Interest in the world’s lightest phone was renewed a few days back when Micromax announced a tie-up with Modu to bring their modular device to the Indian market. India might just be the biggest market that Modu is launched in, and its performance here will give us a better picture of the device’s future.
What is the Modu?
For the uninitiated, Modu is a concept developed by Dov Moran, none other than the inventor of the USB flash drive. This achievement of Dov Moran in itself qualifies the Modu concept to be taken seriously. Look what the USB flash drive did to the CD.
Modu is no less a revolutionary concept than the flash drive was at its launch. At a time when phone manufacturers are trying to pack every feature under the sun into one phone, Dov Moran takes an innovatively new approach where almost nothing is in the phone.
To better understand why the idea is so good, imagine your average day. You wake up and while you are having coffee, you check your emails on a tablet device. After coffee, it is time for some heavy document editing so you fire up your laptop. Then you leave for a walk in the park, and take your music player along to listen to songs as you walk. When you reach home in the late evening, slip in a DVD in your DVD player to watch a movie.
Throughout the day, all devices you used had one function in common – processing. And you paid for the processors in all four of these. What if you could pay for just one processor, and then use it for all devices whenever you use them? Just imagine the savings you would achieve!
In essence, this is what Modu aims to achieve. It is nothing more than the most basic phone with a screen. It depends to a large extent to the hub it is docked in. The hub is what provides it extended functionality. So if you slip it into a speaker dock, it becomes a music player. If you slip it into a camera hub, it functions as a camera. Or you could just slip it into a standard phone jacket and have it work as a phone. Whatever you slip it into, Modu becomes the brain of the hub. It performs the processing required by that hub, such as image processing by the camera hub, music output for the speaker dock and so on. In most cases, its screen serves as the display. Hubs such as photo-frames will, of course, provide their own, bigger, screen.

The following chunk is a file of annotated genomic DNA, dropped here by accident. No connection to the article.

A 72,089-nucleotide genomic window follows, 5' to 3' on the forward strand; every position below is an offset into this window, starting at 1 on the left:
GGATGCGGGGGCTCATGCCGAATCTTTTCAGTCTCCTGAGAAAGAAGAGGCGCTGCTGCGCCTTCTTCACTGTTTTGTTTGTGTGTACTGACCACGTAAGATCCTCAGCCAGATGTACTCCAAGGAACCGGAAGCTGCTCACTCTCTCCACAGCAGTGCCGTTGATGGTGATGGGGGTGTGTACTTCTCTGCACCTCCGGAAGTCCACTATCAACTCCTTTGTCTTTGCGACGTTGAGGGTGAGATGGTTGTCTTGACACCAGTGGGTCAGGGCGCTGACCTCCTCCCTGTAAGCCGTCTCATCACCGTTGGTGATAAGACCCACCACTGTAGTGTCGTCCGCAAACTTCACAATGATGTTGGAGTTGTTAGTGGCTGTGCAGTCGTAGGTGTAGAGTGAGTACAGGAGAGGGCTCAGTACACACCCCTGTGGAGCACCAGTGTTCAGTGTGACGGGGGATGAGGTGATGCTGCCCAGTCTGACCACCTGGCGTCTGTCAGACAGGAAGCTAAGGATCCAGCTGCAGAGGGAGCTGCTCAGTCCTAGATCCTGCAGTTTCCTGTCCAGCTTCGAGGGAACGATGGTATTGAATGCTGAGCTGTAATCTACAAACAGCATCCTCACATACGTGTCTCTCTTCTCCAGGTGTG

Why aren’t we using it yet?
For all its potential, the device isn’t quite ready yet. This is easily demonstrated by the lack of sufficient “fy”s, as Modu calls the jackets. Micromax launched Modu in India with two jackets, or “fy”s. One is Camerafy and the other is Sportify. The first is a 5 MP camera and the other is a wrist band that functions as an exercise companion. Neither of these is revolutionary. A 5 MP camera – when most top end smartphones feature 8 MP or more with HD video recording – is barely something to write home about. The function of Sportify can also be easily achieved on any smartphone using a wrist band and an app. More jackets in other countries do exist, but none of them are extraordinary. Modu is still a work in progress.
Will it threaten other smartphone manufacturers?
As things stand right now, Modu is not threatening anyone. There’s little hype or talk about it at the moment. The Micromax launch in India was a dull event with little publicity. But considering the company itself admits the deivce is not ready, it would be unfair to judge it by its current market performance.
So what about five years into the future? Will you be using a Modu phone for everything, like the company hopes? This Youtube teaser for the device shows what the company hopes to achieve. At face value, this is very much a possibility. But there are inherent difficulties. To start with, it depends majorly on third parties to manufacture jackets for the device. All the devices featured in the video, from the laptop to the car stereo system to the camera will have to be compatible with Modu. And one company cannot manufacture all these. Secondly, if a person is just looking to buy a phone, he is unlikely to care about buying all these other hubs. He might already have a great laptop that he doesn’t want to replace simply for the Modu. This makes it difficult to convince manufacturers to make hubs for the device. Third, Modu devices are unlikely to provide enough raw processing power for many applications. However, this remains to be verified by real life tests.
Modu might one day challenge the current breed of smartphones. But it has a long fight ahead of it.
Will it benefit me?
In one word, yes. Especially if it catches on. Because the device itself packs so little in terms of features, it is very cheap. Then you can decide to buy only those jackets that you need. So if you already have a stand-alone digicam that you use all the time, you don’t need to pay for the camera functionality of the Modu. You can simply choose not to buy the Camerafy. And then there’s the customizability advantage. Some prefer a traditional keypad, some prefer a QWERTY keyboard while others want a huge touch screen. With the Modu, you can switch between all three experiences by simply using three different jackets. During every day use, you can insert it into a standard phone jacket with a basic camera, but slip it into a camera-only jacket that takes better pictures when you want to go out and click some pictures. The list is endless.
Unfortunately, we are still a few years away from realizing the full potential of Modu devices. A day when a Modu device will become much more than a phone – it will become your identity. Right now, it is little more than an awe-inspiring work of technology that you can gaze at in amazement. When it comes to practical use, there is nothing that Modu currently offers that other phones (in the same price range) don’t.